I was in Manchester yesterday. There was an air around the City that is difficult to describe. A City in mourning. A City that was still coming to terms with the events of the night before. News trickled in throughout the day; the stories that we have all seen and the more personal ones of colleagues and friends whose schools and communities had been directly affected.
We often take for granted the resilience shown by young people. We are all too aware that there will be some in our schools who are finding it difficult to come to come to terms with what has happened and equally trying to understand “why?” As teachers and educators our roles go far beyond the classroom. The routine that schools are providing, the care and love that will be in abundance and the support and personalised offering each and every day are things that are frequently overlooked by league tables and other external agencies. Children are very special and we are blessed to be able to work alongside them each and every day.
Yet within our schools routine continues. It is this routine that provides many with the opportunities and happiness that they may not get at home. Every child is special and every child has different needs. This personalised approach to the needs of all our young people is what makes the ATLP so special. Our Year 6 students, and staff, did us proud during their SATS tests recently showing humour, resilience and teamwork. GCSE and A-level examinations are now underway with students, and again staff, showing similar qualities as they face their latest challenge.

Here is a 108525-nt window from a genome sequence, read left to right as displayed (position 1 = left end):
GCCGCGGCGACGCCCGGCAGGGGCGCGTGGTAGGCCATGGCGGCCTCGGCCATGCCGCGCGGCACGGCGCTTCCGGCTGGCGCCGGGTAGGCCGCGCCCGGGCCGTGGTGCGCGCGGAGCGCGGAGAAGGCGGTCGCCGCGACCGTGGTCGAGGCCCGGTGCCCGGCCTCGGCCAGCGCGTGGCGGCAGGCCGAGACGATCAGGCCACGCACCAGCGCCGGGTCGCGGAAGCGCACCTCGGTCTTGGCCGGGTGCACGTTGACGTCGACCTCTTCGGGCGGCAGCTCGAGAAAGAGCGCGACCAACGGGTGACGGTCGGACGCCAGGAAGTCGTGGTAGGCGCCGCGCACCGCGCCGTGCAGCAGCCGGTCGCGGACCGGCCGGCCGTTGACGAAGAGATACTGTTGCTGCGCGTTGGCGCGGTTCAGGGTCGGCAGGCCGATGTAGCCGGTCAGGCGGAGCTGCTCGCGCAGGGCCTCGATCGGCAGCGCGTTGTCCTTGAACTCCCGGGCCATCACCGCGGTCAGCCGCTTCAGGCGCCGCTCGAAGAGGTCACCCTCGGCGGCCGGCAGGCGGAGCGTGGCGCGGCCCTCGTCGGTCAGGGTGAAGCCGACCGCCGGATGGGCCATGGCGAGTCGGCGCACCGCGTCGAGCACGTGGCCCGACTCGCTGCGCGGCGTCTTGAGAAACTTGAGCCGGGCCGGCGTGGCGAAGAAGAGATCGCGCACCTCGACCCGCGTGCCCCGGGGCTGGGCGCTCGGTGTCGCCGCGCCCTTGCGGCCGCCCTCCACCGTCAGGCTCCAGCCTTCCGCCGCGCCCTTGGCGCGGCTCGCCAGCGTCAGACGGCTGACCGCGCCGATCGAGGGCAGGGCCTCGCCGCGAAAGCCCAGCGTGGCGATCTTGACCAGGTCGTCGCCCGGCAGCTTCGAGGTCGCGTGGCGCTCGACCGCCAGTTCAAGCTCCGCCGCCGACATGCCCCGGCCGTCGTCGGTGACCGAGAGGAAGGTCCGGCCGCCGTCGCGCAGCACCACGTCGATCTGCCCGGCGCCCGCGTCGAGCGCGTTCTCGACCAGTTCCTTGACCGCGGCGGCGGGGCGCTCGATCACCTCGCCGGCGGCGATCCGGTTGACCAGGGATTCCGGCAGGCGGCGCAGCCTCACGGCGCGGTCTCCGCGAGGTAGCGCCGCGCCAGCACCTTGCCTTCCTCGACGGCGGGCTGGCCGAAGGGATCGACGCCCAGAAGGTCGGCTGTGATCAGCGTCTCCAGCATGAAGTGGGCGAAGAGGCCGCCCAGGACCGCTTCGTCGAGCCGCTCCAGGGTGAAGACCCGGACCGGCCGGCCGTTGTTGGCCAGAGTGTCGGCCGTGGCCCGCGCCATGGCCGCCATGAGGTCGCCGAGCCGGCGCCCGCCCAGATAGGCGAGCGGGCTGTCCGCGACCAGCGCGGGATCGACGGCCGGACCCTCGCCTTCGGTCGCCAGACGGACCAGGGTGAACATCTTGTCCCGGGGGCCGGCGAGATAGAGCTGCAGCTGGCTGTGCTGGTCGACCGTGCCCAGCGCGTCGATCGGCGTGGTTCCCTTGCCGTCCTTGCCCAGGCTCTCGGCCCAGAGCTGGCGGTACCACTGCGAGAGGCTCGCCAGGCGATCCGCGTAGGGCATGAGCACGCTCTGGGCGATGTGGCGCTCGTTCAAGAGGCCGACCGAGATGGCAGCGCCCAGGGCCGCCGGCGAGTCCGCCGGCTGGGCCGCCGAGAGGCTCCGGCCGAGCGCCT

Congratulations to all our young people for doing us proud once again with how they have risen to this challenge. Praise too for all our teams who have supported our young people – not just by helping children with their revision or exam timetables – but also by giving them the emotional support and skills to guide them through these landmark tests.
As educators, we know that what matters most is providing children with the right educational tools to shape their lives. The ATLP ‘manifesto’ is simple: ‘we work together to improve educational opportunities for every child’. And, while we await the outcome of the General Election and the testing times this brings, we will continue to collaborate with others, because it gives us greater strength and freedom to shape our own destiny.
This ‘system leadership’ was the focus of last week’s West Midlands School Led Conference, which I was fortunate enough to open. I was joined by ATLP headteachers, deputies and leaders, along with prominent local and national educational figures, to discuss the future of school-to-school support.
Perhaps the most inspirational speaker, though, was Ashley John-Baptiste whose life has been transformed through education.There is nothing more uplifting than meeting somebody who is benefiting from a quality education and who now passes that on to others: it is the whole ethos of our learning partnership.
Such ambitious young people are at the very heart of our work. Take the pupils from Brookvale. These future voters will be visiting Parliament on the eve of the General Election to gain a greater insight into the inner workings of Westminster.
Some might say that their futures will be influenced by the very politicians they will be visiting. However, I would argue that their future is in our hands. We have the power to instil one of life’s greatest freedoms: education.
Putting children first is a pledge we make across our family of schools. It is a test our staff pass every single day.
So please enjoy a well-deserved break with your friends and families over this (hopefully sunny) Whitsun holiday.